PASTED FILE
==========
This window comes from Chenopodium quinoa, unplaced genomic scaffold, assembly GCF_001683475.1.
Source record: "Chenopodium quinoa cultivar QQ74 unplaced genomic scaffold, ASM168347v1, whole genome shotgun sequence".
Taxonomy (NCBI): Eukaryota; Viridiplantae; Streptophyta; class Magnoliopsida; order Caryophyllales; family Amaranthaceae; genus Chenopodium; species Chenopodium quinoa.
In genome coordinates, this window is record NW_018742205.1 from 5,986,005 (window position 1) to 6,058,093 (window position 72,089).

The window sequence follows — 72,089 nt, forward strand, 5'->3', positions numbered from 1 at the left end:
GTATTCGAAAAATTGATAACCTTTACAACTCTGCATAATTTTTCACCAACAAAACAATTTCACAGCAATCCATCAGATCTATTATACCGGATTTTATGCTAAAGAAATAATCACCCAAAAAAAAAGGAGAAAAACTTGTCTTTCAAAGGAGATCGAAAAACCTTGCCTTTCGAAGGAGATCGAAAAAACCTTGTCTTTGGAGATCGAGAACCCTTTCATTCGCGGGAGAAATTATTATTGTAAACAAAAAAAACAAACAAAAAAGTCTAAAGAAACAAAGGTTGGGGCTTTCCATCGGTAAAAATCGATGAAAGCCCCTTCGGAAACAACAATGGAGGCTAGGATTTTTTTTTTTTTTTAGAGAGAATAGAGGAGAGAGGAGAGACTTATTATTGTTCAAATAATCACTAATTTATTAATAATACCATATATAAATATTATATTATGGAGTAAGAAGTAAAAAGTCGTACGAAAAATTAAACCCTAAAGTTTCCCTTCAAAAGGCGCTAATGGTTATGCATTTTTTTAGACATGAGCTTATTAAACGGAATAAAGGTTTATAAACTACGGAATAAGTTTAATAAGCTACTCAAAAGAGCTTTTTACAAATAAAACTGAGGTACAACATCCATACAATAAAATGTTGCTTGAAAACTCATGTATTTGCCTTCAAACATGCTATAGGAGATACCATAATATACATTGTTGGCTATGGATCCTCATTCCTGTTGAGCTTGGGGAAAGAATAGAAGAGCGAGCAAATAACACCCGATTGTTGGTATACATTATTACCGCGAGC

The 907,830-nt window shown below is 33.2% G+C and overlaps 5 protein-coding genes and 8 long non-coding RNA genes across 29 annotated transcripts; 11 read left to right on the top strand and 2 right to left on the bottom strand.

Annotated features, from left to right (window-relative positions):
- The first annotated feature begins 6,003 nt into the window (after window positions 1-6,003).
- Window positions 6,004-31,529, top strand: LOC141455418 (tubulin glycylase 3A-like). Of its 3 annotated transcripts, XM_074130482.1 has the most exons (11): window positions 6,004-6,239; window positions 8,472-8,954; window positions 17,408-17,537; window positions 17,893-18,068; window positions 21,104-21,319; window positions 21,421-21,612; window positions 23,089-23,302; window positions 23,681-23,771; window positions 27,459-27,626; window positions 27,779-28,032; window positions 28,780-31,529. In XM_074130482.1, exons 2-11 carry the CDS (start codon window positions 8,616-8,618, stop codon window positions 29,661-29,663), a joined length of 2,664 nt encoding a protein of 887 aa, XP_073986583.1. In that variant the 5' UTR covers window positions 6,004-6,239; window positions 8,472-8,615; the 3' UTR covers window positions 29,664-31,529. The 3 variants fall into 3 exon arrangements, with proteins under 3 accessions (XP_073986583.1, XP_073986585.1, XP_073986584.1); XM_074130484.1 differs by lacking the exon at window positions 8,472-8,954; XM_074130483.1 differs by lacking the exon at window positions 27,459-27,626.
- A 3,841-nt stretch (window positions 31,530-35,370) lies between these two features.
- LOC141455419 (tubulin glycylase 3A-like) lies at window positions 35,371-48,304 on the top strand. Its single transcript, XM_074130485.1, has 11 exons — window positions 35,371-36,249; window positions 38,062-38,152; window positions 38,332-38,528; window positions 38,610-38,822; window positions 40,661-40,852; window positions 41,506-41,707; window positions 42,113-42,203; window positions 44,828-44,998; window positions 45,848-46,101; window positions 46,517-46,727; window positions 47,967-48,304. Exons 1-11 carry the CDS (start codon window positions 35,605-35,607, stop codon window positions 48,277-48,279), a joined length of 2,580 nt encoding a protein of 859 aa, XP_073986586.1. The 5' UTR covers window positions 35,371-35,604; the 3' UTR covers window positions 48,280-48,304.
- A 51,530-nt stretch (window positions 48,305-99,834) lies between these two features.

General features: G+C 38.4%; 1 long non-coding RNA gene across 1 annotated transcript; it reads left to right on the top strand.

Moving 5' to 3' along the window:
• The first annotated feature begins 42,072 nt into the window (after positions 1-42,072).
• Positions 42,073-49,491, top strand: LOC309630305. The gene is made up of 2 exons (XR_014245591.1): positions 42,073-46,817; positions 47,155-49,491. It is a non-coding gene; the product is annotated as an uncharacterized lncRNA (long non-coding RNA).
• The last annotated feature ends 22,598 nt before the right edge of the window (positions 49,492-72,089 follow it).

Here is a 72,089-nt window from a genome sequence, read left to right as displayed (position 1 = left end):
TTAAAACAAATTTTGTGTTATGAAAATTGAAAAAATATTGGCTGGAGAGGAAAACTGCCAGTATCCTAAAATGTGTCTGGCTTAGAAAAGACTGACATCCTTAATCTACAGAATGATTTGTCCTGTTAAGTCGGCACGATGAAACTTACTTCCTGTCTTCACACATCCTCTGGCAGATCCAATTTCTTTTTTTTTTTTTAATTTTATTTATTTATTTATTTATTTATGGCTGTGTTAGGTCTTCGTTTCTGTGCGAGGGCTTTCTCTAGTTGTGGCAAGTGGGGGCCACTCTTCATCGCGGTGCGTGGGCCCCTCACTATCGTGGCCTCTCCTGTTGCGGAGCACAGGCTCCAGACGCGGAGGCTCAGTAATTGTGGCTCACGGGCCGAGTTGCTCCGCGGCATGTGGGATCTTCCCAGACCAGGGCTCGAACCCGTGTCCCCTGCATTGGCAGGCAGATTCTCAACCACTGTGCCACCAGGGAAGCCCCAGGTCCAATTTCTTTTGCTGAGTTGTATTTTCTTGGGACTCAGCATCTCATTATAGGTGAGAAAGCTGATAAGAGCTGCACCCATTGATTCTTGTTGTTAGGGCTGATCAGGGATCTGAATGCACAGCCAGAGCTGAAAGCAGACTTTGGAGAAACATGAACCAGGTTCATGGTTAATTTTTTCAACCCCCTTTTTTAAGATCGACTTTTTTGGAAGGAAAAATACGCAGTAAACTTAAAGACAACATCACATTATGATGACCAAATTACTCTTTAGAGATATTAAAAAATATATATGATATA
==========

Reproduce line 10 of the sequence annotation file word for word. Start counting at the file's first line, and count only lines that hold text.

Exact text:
- Window positions 6,004-31,529, top strand: LOC141455418 (tubulin glycylase 3A-like). Of its 3 annotated transcripts, XM_074130482.1 has the most exons (11): window positions 6,004-6,239; window positions 8,472-8,954; window positions 17,408-17,537; window positions 17,893-18,068; window positions 21,104-21,319; window positions 21,421-21,612; window positions 23,089-23,302; window positions 23,681-23,771; window positions 27,459-27,626; window positions 27,779-28,032; window positions 28,780-31,529. In XM_074130482.1, exons 2-11 carry the CDS (start codon window positions 8,616-8,618, stop codon window positions 29,661-29,663), a joined length of 2,664 nt encoding a protein of 887 aa, XP_073986583.1. In that variant the 5' UTR covers window positions 6,004-6,239; window positions 8,472-8,615; the 3' UTR covers window positions 29,664-31,529. The 3 variants fall into 3 exon arrangements, with proteins under 3 accessions (XP_073986583.1, XP_073986585.1, XP_073986584.1); XM_074130484.1 differs by lacking the exon at window positions 8,472-8,954; XM_074130483.1 differs by lacking the exon at window positions 27,459-27,626.